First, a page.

Upon further review: Minnesota at Northwestern

Minnesota brought in freshman quarterback Demry Croft in the fourth quarter.

Caylor Arnold/USA TODAY Sports/Caylor Arnold-USA TODAY Sports

Minnesota knew it had a tough challenge playing at No. 16 Northwestern, but the Gophers ended up laying an egg — and also put up an egg on the scoreboard.

The Gophers couldn’t get much going on offense either in the run or pass game and never even made it into the red zone. Northwestern didn’t have a great offensive game, but with a strong defense and some big plays trounced Minnesota 27-0.

Here’s a recap of Saturday’s game:

— Minnesota played without injured cornerback Briean Boddy-Calhoun and safety Damarius Travis. During the game, offensive lineman Joe Bjorklund had to leave.

— It took until the fourth quarter of the fifth game, but Minnesota finally brought in freshman quarterback Demry Croft. Leidner struggled, especially on longer throws where his passes often sailed high, and with the game out of hand Croft got his chance. Of course, bringing in a freshman for the first time against a defense like Northwestern’s in a blowout might not have been the best way to debut. Croft did OK, showing some inexperience in taking a sack and nearly throwing a couple of picks. But he also had good zip on the ball and did throw it away once when nothing was available. Minnesota head coach Jerry Kill wouldn’t commit to a QB, but why burn a kid’s redshirt season if he’s not going to play?

— Meanwhile, in the fifth game, Shannon Brooks became the third different running back to start. Rodrick Williams started Game 1 then gave way to Rodney Smith, who actually had one more carry than Brooks against Northwestern.

— The Gophers struggled to complete anything downfield and their longest play — a 23-yard pass — came about when another Minnesota receiver picked the Wildcats defense by accidentally running into a defensive back. Minnesota ran a lot of screens and bubble passes.

— Minnesota didn’t show much confidence in the pass game. With under two minutes in the half, the Gophers passed on first down (for 6 yards) then ran the ball on the next two, gaining no yards either time. Northwestern, using its timeouts, was able to get the ball back with 1:06 remaining.

— Minnesota did create one fumble as Northwestern’s Justin Jackson coughed it up on a run, but the Wildcats pounced on the ball.

— Peter Mortell had a couple of line-drive punts, the second of which was returned 55 yards to the 5-yard line with Mortell making a nice touchdown-saving tackle (of course, Northwestern scored on the next play).

— Minnesota converted just 4 of 16 third downs. Northwestern converted 7 of 17, including three on a long third-quarter drive which netted a 23-yard field goal. The Wildcats also converted a fourth down on that drive. The Gophers were 0 of 4 on fourth-down attempts.

Wildcats 27, Gophers 0

— Northwestern appeared to have an interception in the fourth quarter — TV replays showed it was a pick and shouldn’t have been ruled incomplete — but one play later Leidner fumbled and the Wildcats returned it for a touchdown.

It’s only the first game of the Big Ten season so it isn’t the end of the world, although certainly a win is nicer than a loss. Getting healthy would be a boost to the Gophers, but so would figuring out this offense. Easier said than done. There are real issues here.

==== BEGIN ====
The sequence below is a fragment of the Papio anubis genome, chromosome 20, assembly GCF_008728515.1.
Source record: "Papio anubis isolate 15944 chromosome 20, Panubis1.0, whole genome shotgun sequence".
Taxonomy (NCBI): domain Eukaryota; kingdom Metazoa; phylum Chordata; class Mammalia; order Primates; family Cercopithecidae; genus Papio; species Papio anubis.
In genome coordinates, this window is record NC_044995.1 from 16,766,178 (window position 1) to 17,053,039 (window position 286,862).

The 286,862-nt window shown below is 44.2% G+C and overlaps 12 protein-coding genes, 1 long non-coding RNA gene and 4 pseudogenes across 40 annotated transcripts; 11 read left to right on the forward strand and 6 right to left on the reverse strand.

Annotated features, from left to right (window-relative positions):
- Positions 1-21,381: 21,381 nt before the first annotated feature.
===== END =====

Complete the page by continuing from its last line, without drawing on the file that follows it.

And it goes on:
Take your pick with any one of a few defensive players. We’ll go with Jack Lynn, who had eight tackles, two tackles for loss and a big hit on Northwestern QB Clayton Thorson.

Again, look to the defense and throw a dart. Eric Murray had seven tackles — six solo — and forced a fumble, which could have been a game-changing way had Minnesota, you know, recovered.

In the third quarter, Minnesota was down 13-0 but driving in Northwestern territory with a chance to make it a one-score game. The Gophers had a 3rd-and-6 on the 34 and decided to run the ball, gaining three yards. On fourth down, it looked like Matt Leidner’s first choice on a pass might have been a little flare but that was covered. Instead he threw downfield too high, incomplete and loss of downs. Northwestern then went right down the field for a touchdown to really put the game out of reach.

2.75. Minnesota’s average yards per play, its worst output since Nov. 24, 2012 when the Gophers averaged 1.96 yards per play in a 26-10 home loss to Michigan State.

"They were average." — Minnesota wide receiver K.J. Maye on Northwestern’s defense

"All I can do is keep working, but we’ve got a group that has lost some confidence and that’s our job to get going. But, I take full responsibility, and I wish I could just click my fingers and have that answer. I’ve had a lot of sleepless nights the last two or three weeks trying to figure all that out. So, we just keep working; that’s the only way I know how to solve problems." — Minnesota head coach Jerry Kill

"I’m not going to make any decisions right now until I watch the video . . . We’ve got a lot more problems than just the quarterback." — Kill on who will start at quarterback next week

It would seem as though Minnesota (3-2, 1-0 Big Ten) has a good chance to get back in the win column next week as it travels to Purdue (1-4, 0-1). The Boilermakers’ only win is against an FCS team and they’ve lost 10 in a row against FBS teams. However. Purdue did give Michigan State a game Saturday after getting down big early.

Photos of the Week: 9/27/15-10/3/15